State of the Nation
Posted on March 1st, 2018

By Padraig Colman Courtesy Ceylon Today

Just before last Christmas I had to fly to London urgently because of a family bereavement. I had not been out of Sri Lanka for over eleven years and was somewhat trepidatious about how I would cope. I had heard scary stories about people on motorcycles driving by and grabbing mobile phones. I had read in the press of a craze for throwing acid in the faces of strangers. I had lived in London for over 16 years and mainly loved it but now it seemed a scary place.

I had been expecting travelling about in London to be a problem but it proved easy when I got myself an Oyster card. The Travel Cards to which I had been accustomed were less convenient because you could not move out of a certain zone and the cards were time-limited. Metered three-wheelers are handy for getting around Colombo but any kind of cab in London is expensive. With your Oyster card you can hop from Tube to bus and if you travel off-peak it can be quite economical.

I ventured into Croydon on a wet and cold December morning. Allders was an independent department store founded in Croydon in 1862 by Joseph Allder. He developed a chain of stores across England and at one time the Croydon store was the third largest department store in the UK. As I approached the store, I thought I could see a man dancing outside the entrance. As I got closer I could see that he seemed to be taunting two other men who were swearing at him and trying to chase him away. The two men gathered up bags and blankets and themselves moved away. They had been sleeping in the doorway of Allders on a freezing December night. Allders of Croydon was placed into administration on 15 June 2012. Allders ceased trading on 17 January 2013. Later that year the Croydon building reopened as ‘Croydon Village Outlet’.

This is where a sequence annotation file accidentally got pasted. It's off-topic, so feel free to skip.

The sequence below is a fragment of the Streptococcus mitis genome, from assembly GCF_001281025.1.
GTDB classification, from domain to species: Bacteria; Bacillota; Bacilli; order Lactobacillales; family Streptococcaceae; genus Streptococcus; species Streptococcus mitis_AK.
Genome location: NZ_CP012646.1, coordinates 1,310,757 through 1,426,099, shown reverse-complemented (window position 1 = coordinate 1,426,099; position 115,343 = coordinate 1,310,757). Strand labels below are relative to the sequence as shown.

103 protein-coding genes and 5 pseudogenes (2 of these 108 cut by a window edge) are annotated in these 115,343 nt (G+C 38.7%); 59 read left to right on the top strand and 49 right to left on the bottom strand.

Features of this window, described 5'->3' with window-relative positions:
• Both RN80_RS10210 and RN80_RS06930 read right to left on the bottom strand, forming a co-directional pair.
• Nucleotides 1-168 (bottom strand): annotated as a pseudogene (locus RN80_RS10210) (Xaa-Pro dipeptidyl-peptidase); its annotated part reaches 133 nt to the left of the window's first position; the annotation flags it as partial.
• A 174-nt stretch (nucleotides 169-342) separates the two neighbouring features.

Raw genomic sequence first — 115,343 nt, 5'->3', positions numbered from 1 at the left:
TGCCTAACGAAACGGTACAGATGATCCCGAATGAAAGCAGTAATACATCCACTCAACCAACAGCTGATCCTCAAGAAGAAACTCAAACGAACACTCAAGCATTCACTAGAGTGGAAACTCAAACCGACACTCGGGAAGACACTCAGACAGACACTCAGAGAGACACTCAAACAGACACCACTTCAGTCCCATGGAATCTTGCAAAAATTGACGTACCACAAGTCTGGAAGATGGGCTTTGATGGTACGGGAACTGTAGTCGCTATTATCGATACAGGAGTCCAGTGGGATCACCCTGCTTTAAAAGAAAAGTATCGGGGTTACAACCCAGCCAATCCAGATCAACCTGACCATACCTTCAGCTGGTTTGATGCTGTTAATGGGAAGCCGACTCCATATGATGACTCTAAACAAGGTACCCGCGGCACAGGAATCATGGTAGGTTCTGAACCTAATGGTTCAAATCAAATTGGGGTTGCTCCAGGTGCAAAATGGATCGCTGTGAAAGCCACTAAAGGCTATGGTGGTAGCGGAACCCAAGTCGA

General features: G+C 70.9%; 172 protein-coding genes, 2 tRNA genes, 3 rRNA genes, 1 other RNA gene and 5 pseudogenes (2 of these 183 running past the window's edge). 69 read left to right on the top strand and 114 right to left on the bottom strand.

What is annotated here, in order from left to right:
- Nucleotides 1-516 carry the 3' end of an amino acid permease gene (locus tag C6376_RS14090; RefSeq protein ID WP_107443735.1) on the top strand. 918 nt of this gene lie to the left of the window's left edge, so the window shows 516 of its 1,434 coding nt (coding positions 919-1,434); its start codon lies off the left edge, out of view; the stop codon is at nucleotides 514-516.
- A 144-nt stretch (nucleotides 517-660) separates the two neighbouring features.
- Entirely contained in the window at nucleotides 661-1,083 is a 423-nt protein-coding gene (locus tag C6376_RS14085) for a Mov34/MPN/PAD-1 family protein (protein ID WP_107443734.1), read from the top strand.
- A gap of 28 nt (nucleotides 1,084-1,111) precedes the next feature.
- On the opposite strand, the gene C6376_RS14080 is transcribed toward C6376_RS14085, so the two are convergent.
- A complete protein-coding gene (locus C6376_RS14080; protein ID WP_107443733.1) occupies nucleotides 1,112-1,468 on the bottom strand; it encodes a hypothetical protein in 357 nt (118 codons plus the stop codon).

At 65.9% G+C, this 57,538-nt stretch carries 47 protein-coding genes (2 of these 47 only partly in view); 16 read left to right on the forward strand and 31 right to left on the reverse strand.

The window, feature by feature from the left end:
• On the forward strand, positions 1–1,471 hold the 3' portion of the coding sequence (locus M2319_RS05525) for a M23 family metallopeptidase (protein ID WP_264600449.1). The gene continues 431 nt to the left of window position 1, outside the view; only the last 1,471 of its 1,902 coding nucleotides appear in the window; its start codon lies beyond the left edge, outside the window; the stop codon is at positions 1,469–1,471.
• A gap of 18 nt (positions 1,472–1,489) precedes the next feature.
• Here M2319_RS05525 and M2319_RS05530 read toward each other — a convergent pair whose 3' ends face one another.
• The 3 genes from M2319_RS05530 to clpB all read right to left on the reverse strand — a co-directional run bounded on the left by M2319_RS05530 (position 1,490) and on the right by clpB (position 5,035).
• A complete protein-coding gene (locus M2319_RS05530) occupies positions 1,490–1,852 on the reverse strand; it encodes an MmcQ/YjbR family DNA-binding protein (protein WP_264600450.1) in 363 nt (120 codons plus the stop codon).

On another day, I was looking for the Irish Embassy. I came up through the subway at Knightsbridge Tube station. Harrods is in Knightsbridge. Near the Tube station is the Lanesborough, which has been described as London’s most expensive hotel. Just across the road on Hyde Park Corner is Apsley House, former home of the Duke of Wellington. An apartment in the development at One Hyde Park was sold for GBP 140 million. There are more luxury hotels and palatial residences on nearby Park Lane. I walked along Grosvenor Place to the Irish Embassy. An eccentric elderly lady was riding a bicycle along the pavement. She had three greyhounds on leads. She was probably rich, for this was Belgravia. Most properties are owned by Russian oligarchs or Arab billionaires. The whole area around Knightsbridge station reeks of wealth and privilege. The subway from Knightsbridge station reeks of urine. I saw human turds scattered about. Most Tube stations have a shivering beggar sitting outside.

When I first moved to London in 1982, a young woman approached me and asked me for ‘change’. I naively thought she wanted a note changed into coins. Soon, it came to the stage where one could not walk along a London street without being besieged by beggars. At night, all the shop doorways along The Strand had people sleeping in them. These were not all alcoholics or madmen.

There were many reasons for being homeless but a big factor was government policy. Council tenants were allowed and encouraged to buy the accommodation they had been renting. This social housing stock was not replaced.

It is very difficult to earn enough money to buy or rent a home in London. My first house in London bought in 1983 was a three-bedroomed terrace which cost me GBP 53,500. Checking the current potential price of that first London home on Zoopla I see that it could be worth GBP 500,000. Not all those sleeping rough are unemployed. Many people who are not actually homeless are living in squalid conditions. Housing charity Shelter’s chief executive, Polly Neate said: “The Grenfell tragedy exposed the catastrophic consequences of unsafe housing in the most devastating way, and how our laws fail to protect people’s right to a safe and decent home. Too many private and social renters are forced to live in poor and sometimes dangerous conditions, unable to tackle safety concerns or legally challenge their landlord.”

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